Did MEPs from Central Europe vote to sanction Hungary for rule of law breaches? If not, why?

This is not an academic question. A meaningful course-correction in Hungary (or Poland, for that matter) will not come through reprimands alone. Pressure has yielded partial concessions, but the governments in Budapest and Warsaw have broadly stuck to their guns. A more sophisticated strategy from the rest of the EU would blend punitive measures with a reflection on how to win allies in the region to halt the illiberal slide, as my colleague Richard Youngs has argued.

Tomáš Valášek
Valášek is the director of Carnegie Europe, where his research focuses on security and defense, transatlantic relations, and Europe’s Eastern neighborhood.
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For now, the moves against Hungary and Poland have had a divisive effect. This is not an argument against invocation of Article 7 but a note that it carries consequences. Judging by votes cast in the European Parliament (EP) last week, Central and Western Europe are drifting apart. While MEPs from West European member states voted to sanction Hungary by 4 to 1, the Central Europeans barely mustered a simple majority. Most Bulgarian, Czech, Slovak, and Slovene delegations voted against. The Croats were split 5-5. Only the Baltic and Romanian delegations voted solidly in favor. Hungary—whose ruling Fidesz party is well represented in the EP—voted against, as expected (5-14), but the Polish delegation actually skewed the results in the opposite direction, voting 23-22 in favor of the reprimand, with five abstentions (this mostly due to the residual strength of the Polish opposition in the EP).

Worryingly, the unpopularity of the punitive action against Budapest extends to opposition parties in Central Europe, who have little political reason to support the ruling elites in the region. And it goes beyond the anti-EU fringe parties too. A number of politicians who ought to be natural allies of the European Commission and the other EU member states in preserving democracy and rule of law have voted against sanctioning Hungary.

Some had misgivings about whether the EU was overstepping its competences in invoking Article 7; this is a legitimate concern but one increasingly overtaken by events. A closer look at who voted how and why, based on MEPs’ statements, suggest that two additional constituencies—whose support will be essential for righting the illiberal trends in Central Europe—are holding out.

The first are the “reasonable” social conservatives, mostly Christian Democrats. They feel stranded in an EU whose main political divide increasingly pits anti-modern arch-conservativism against the 1968 generation of West European liberals. The latter rightly feel that their value system is under attack. But the more that West Europeans respond by defining modernity in narrow and  exclusive terms—as an ironclad commitment to an expansive set of rights that their own societies would not have signed up a decade or two ago—the more they push centrist voters in the conservative corners of Central Europe into the arms of the anti-EU fringe. It should be of concern that MEPs from centrist forces such as the Czech Christian Democratic Union voted against Article 7; these are no Orbánites. A key strength of the EU has traditionally been its ability to accommodate various forms of diversity without jeopardizing unity, and that is lesson best not forgotten. This is not to say that rights should remain static as attitudes evolve, but Ireland and Spain were given time to change at their own pace, and that approach has served the EU well.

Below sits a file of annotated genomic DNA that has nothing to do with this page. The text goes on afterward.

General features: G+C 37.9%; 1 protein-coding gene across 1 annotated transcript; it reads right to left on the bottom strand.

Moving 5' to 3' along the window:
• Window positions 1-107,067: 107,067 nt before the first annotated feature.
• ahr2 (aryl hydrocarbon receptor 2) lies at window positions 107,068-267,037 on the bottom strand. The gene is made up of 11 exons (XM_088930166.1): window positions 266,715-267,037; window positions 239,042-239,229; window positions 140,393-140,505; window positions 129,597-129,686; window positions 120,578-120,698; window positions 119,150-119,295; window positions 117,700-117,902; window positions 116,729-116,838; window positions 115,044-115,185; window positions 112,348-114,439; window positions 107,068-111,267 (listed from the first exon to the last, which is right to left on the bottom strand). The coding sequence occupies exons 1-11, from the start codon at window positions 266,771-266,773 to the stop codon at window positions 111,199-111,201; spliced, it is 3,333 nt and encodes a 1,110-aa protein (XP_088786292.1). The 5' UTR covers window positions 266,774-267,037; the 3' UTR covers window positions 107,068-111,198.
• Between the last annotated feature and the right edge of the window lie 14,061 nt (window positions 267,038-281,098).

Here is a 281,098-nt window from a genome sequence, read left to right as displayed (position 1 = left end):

The second Central European constituency to have broken from the majority on the Hungary vote consists of a cross-party group of MEPs who don’t buy Viktor Orbán’s politics but identify with his opposition to mandatory quotas for asylum seekers. No, this does not automatically make them “euroskeptics.” MEPs from Slovakia’s liberal parties—for example, SaS and NOVA—are anti-authoritarian and pro-EU but oppose mandatory quotas on merit and resent the way quotas came about (that is, by a qualified majority vote). One can reasonably ask why asylum quotas matter more than democracy and the rule of law. The explanation—not the excuse—is that the migration debate touched a raw nerve east of the Elbe, for reasons that Ivan Krastev lays out in a recent interview with the Erste Stiftung. Migration has become an all-defining issue that makes sensible public debate in Central Europe on other EU matters, including Article 7, difficult to impossible.

The reform of EU migration policy, under discussion at this week’s EU summit in Salzburg, presents an opportunity to broaden the choice before member states beyond a binary yes or no to quotas. Burden-sharing and solidarity, as Carnegie’s Stefan Lehne notes, can be demonstrated in a number of different ways. The sooner the EU moves in this direction, the better the chances of mustering the political majorities needed to push back against authoritarian tendencies in Central Europe. 

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